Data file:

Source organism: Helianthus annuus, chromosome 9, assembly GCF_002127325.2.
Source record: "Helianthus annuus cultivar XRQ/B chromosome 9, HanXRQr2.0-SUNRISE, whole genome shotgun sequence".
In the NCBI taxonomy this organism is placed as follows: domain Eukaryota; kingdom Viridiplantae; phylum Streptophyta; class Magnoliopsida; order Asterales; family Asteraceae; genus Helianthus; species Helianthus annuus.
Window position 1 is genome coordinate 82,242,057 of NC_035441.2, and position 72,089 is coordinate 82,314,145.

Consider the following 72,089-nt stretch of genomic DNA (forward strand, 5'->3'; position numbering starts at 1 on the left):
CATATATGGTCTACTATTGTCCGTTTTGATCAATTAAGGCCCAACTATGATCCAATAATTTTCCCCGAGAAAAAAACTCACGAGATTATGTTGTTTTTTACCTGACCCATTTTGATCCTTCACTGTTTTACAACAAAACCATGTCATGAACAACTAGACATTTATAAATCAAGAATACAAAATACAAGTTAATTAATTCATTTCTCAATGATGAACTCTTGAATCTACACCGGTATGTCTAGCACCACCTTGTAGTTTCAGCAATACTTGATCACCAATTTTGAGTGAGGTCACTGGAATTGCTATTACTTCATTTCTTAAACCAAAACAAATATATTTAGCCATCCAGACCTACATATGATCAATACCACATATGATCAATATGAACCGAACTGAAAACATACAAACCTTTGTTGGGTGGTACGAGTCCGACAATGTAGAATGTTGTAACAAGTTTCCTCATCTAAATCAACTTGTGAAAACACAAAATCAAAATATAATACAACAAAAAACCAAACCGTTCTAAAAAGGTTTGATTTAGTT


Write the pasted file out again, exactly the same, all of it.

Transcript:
Source organism: Helianthus annuus, chromosome 9, assembly GCF_002127325.2.
Source record: "Helianthus annuus cultivar XRQ/B chromosome 9, HanXRQr2.0-SUNRISE, whole genome shotgun sequence".
In the NCBI taxonomy this organism is placed as follows: domain Eukaryota; kingdom Viridiplantae; phylum Streptophyta; class Magnoliopsida; order Asterales; family Asteraceae; genus Helianthus; species Helianthus annuus.
Window position 1 is genome coordinate 82,242,057 of NC_035441.2, and position 72,089 is coordinate 82,314,145.

Consider the following 72,089-nt stretch of genomic DNA (forward strand, 5'->3'; position numbering starts at 1 on the left):
CATATATGGTCTACTATTGTCCGTTTTGATCAATTAAGGCCCAACTATGATCCAATAATTTTCCCCGAGAAAAAAACTCACGAGATTATGTTGTTTTTTACCTGACCCATTTTGATCCTTCACTGTTTTACAACAAAACCATGTCATGAACAACTAGACATTTATAAATCAAGAATACAAAATACAAGTTAATTAATTCATTTCTCAATGATGAACTCTTGAATCTACACCGGTATGTCTAGCACCACCTTGTAGTTTCAGCAATACTTGATCACCAATTTTGAGTGAGGTCACTGGAATTGCTATTACTTCATTTCTTAAACCAAAACAAATATATTTAGCCATCCAGACCTACATATGATCAATACCACATATGATCAATATGAACCGAACTGAAAACATACAAACCTTTGTTGGGTGGTACGAGTCCGACAATGTAGAATGTTGTAACAAGTTTCCTCATCTAAATCAACTTGTGAAAACACAAAATCAAAATATAATACAACAAAAAACCAAACCGTTCTAAAAAGGTTTGATTTAGTT